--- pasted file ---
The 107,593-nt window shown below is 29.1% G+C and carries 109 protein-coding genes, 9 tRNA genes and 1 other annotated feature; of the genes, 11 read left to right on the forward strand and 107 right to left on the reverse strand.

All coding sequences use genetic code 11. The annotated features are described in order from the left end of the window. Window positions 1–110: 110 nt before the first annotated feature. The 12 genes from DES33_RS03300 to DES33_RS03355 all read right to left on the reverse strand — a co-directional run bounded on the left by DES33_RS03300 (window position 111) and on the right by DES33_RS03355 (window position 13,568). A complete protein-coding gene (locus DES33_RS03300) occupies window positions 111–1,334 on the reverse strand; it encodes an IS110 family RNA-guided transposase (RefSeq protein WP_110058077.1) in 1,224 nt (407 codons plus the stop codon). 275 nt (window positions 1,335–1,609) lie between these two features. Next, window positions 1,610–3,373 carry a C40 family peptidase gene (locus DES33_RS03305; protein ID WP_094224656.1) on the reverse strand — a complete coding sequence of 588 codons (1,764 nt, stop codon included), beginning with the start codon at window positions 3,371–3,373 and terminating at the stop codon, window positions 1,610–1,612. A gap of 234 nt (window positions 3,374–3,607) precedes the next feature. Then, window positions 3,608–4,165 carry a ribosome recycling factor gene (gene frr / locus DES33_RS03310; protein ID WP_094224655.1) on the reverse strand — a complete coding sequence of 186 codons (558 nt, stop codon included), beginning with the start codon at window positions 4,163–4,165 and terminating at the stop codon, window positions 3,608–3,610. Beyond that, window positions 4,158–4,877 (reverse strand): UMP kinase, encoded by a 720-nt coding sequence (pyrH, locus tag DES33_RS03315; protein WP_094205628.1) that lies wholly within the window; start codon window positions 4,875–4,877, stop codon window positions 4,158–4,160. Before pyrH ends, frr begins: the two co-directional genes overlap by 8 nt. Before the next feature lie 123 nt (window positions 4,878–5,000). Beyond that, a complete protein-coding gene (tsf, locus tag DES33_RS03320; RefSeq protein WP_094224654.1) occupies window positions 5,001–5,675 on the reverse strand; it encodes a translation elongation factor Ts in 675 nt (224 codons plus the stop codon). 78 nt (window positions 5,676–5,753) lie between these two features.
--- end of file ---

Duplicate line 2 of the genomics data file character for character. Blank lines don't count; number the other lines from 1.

All coding sequences use genetic code 11. The annotated features are described in order from the left end of the window. Window positions 1–110: 110 nt before the first annotated feature. The 12 genes from DES33_RS03300 to DES33_RS03355 all read right to left on the reverse strand — a co-directional run bounded on the left by DES33_RS03300 (window position 111) and on the right by DES33_RS03355 (window position 13,568). A complete protein-coding gene (locus DES33_RS03300) occupies window positions 111–1,334 on the reverse strand; it encodes an IS110 family RNA-guided transposase (RefSeq protein WP_110058077.1) in 1,224 nt (407 codons plus the stop codon). 275 nt (window positions 1,335–1,609) lie between these two features. Next, window positions 1,610–3,373 carry a C40 family peptidase gene (locus DES33_RS03305; protein ID WP_094224656.1) on the reverse strand — a complete coding sequence of 588 codons (1,764 nt, stop codon included), beginning with the start codon at window positions 3,371–3,373 and terminating at the stop codon, window positions 1,610–1,612. A gap of 234 nt (window positions 3,374–3,607) precedes the next feature. Then, window positions 3,608–4,165 carry a ribosome recycling factor gene (gene frr / locus DES33_RS03310; protein ID WP_094224655.1) on the reverse strand — a complete coding sequence of 186 codons (558 nt, stop codon included), beginning with the start codon at window positions 4,163–4,165 and terminating at the stop codon, window positions 3,608–3,610. Beyond that, window positions 4,158–4,877 (reverse strand): UMP kinase, encoded by a 720-nt coding sequence (pyrH, locus tag DES33_RS03315; protein WP_094205628.1) that lies wholly within the window; start codon window positions 4,875–4,877, stop codon window positions 4,158–4,160. Before pyrH ends, frr begins: the two co-directional genes overlap by 8 nt. Before the next feature lie 123 nt (window positions 4,878–5,000). Beyond that, a complete protein-coding gene (tsf, locus tag DES33_RS03320; RefSeq protein WP_094224654.1) occupies window positions 5,001–5,675 on the reverse strand; it encodes a translation elongation factor Ts in 675 nt (224 codons plus the stop codon). 78 nt (window positions 5,676–5,753) lie between these two features.